Any program that allows volunteers to engage with children during a short-term visit should raise a red flag for you. For this reason, GVI’s short-term volunteers do not teach directly. Instead, volunteers will assist an existing teacher.
How to make the most impact as a short-term volunteer
Whether or not you make an impact during your short-term volunteer project depends on your approach. To optimize your impact, keep these things in mind:
Sustainable volunteering: The debate around whether short-term volunteering can have an impact largely arises from the difference in quality of volunteer programs. The most important factor to consider is how sustainable your chosen volunteer program is.
Ethical volunteering organizations are committed to working toward sustainable development and will have clear goals. You can always ask what the short-, mid- and long-term objectives of a volunteer program are, as a way of vetting a program and also to understand your own involvement.
It’s up to you to investigate ethical volunteering programs before you commit. Check to see if the program works with local partners and is well run. Sustainable volunteer programs will account for shorter stays and make sure that short-term volunteers can work in with longer-term goals.
Volunteer reviews and first-hand experiences are a great way to get a feel for whether an organization checks these boxes.
Choosing your project strategically: For the greatest volunteer impact, you should look for volunteer programs that fit with your specific skills or study program. This will allow you to bring maximum skills to the project, in addition to the skills you pick up during training.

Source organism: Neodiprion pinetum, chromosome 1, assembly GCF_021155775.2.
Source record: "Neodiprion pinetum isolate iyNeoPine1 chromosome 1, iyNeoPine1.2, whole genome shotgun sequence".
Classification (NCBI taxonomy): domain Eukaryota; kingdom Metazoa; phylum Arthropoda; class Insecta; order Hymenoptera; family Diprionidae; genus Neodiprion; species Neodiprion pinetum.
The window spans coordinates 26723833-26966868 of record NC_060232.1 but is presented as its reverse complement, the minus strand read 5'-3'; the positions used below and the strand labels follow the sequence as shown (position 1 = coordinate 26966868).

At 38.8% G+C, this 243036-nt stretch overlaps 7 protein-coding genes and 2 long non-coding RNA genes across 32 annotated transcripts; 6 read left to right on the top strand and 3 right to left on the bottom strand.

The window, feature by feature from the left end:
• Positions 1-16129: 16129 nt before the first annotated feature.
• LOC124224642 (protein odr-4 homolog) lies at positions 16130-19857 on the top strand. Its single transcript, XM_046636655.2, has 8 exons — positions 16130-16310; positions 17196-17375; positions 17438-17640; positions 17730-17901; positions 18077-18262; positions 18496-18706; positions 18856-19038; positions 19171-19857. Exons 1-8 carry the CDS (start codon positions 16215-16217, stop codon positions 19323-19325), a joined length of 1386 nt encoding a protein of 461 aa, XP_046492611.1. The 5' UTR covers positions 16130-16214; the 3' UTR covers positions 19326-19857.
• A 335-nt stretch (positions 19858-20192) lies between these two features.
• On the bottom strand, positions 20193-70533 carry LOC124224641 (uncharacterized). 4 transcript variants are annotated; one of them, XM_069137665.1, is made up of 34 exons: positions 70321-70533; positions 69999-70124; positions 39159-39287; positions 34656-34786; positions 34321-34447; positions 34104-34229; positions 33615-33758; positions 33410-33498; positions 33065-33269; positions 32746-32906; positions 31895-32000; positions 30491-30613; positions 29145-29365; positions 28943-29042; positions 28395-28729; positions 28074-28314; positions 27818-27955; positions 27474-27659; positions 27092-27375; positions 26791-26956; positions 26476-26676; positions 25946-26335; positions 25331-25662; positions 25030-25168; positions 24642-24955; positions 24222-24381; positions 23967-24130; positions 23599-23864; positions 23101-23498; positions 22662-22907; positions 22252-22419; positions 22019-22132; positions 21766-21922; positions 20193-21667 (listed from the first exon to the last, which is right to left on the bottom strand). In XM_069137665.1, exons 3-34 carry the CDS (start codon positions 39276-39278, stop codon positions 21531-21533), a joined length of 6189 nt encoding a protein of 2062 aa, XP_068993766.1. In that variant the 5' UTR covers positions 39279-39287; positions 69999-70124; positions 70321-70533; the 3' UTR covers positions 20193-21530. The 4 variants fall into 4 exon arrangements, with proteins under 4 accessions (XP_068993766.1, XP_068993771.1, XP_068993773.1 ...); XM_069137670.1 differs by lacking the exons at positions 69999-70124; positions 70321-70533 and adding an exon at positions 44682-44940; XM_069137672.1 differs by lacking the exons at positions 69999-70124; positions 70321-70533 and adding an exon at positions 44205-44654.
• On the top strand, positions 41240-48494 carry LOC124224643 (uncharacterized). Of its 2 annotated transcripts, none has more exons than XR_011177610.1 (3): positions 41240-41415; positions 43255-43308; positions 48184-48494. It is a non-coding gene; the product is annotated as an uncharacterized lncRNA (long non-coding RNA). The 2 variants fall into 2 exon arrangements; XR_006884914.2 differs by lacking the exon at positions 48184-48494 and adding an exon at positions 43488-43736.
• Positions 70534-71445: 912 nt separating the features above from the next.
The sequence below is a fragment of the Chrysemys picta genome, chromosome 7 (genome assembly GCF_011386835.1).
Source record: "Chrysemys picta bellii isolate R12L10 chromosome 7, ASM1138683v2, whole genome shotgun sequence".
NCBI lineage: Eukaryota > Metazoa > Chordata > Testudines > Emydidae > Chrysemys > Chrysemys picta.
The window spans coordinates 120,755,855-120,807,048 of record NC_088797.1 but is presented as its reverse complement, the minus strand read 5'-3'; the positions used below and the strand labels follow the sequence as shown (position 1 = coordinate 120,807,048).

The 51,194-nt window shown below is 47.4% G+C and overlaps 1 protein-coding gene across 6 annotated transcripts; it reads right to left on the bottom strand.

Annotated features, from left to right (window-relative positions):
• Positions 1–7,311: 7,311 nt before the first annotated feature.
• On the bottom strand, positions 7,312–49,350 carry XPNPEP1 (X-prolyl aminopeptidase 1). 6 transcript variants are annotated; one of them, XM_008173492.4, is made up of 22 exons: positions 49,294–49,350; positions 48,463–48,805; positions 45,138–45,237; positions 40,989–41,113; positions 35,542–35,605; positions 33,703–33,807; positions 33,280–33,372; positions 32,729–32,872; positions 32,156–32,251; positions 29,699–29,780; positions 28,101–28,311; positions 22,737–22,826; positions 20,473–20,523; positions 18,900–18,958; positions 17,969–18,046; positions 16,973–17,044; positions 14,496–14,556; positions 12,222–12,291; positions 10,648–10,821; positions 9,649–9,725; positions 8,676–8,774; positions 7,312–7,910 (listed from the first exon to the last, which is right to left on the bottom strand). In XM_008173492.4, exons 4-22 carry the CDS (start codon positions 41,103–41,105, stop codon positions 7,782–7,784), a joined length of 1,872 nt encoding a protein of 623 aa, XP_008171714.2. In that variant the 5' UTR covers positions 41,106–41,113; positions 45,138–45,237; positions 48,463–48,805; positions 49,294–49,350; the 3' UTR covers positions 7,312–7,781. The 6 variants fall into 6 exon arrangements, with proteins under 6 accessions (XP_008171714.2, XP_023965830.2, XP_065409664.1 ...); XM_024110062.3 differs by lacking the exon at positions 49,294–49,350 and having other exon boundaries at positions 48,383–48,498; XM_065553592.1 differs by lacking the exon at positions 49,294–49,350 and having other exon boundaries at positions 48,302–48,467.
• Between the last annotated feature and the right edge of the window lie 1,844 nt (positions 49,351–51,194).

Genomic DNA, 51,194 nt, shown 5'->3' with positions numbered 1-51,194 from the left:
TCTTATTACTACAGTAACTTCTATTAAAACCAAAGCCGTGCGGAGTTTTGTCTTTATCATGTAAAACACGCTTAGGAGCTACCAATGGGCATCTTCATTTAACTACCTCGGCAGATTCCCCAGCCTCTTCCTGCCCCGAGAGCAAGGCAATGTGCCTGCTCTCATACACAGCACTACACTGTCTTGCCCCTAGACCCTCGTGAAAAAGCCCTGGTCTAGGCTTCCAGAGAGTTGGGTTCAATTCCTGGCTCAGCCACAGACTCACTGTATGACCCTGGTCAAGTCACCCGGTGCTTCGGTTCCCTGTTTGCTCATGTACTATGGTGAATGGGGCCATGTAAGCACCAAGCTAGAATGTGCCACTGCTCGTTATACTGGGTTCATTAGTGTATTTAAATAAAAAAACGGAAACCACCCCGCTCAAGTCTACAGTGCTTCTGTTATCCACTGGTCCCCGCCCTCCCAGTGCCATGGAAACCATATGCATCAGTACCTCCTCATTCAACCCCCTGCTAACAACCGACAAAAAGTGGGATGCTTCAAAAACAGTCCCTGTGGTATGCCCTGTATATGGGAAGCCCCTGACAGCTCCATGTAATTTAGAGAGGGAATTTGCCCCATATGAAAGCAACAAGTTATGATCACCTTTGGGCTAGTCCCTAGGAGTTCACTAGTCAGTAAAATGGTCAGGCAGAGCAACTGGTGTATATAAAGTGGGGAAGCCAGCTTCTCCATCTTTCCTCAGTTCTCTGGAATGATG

You might also find project-oriented volunteer programs more rewarding if you can only commit for a week or two. Helping to refurbish schools, daycare centers, or other community buildings can give you more of an opportunity to see the tangible results of your work. On the other hand, in sectors such as education you would need to devote much more time before you start to see how your efforts are making a difference.
Preparation: In order to have more of an impact during a short stay, do your preparation ahead of time. Research the local culture, customs, and language so you have a good idea of what to expect and can hit the ground running. The faster you adapt, the more you will be able to immerse yourself in your project and dedicate yourself to doing as much as you can in the time you have.
Be proactive: You’ll want to dive right in and grab every opportunity to get involved. It can be intimidating at first, but instead of staying safely on the sidelines at your project, make it clear to whoever is in charge that you are keen to get stuck in. Every day will count, both on and off site.
Outside of your volunteer hours you can spend some time practicing the local language with staff, strike up conversations with locals to learn more about life in your host country, and get out and about as much as you can.
GVI’s short-term volunteer projects
GVI offers a range of volunteer programs, including short-term options. To ensure that our short-stay volunteers benefit the communities where they work, we are committed to locally-focused, collaborative projects with clear objectives and impact reporting to track what our volunteers are achieving in the short-, mid- and long-term.
We can help match you to projects that suit your passions, skills, and availability all at the same time. Browse our award-winning volunteer programs today.
- Cape Town
- Chiang Mai
- Community Development
- Fiji Islands
- Gap Year
- GVI Live
- In The Field
- Luang Prabang
- Mahe and Curieuse
- Marine Conservation
- Personal Development
- Phang Nga
- Responsible Travel
- Service Learning
- Siem Reap
- Study Abroad
- Under 18
- Wildlife Conservation
- Women's Empowerment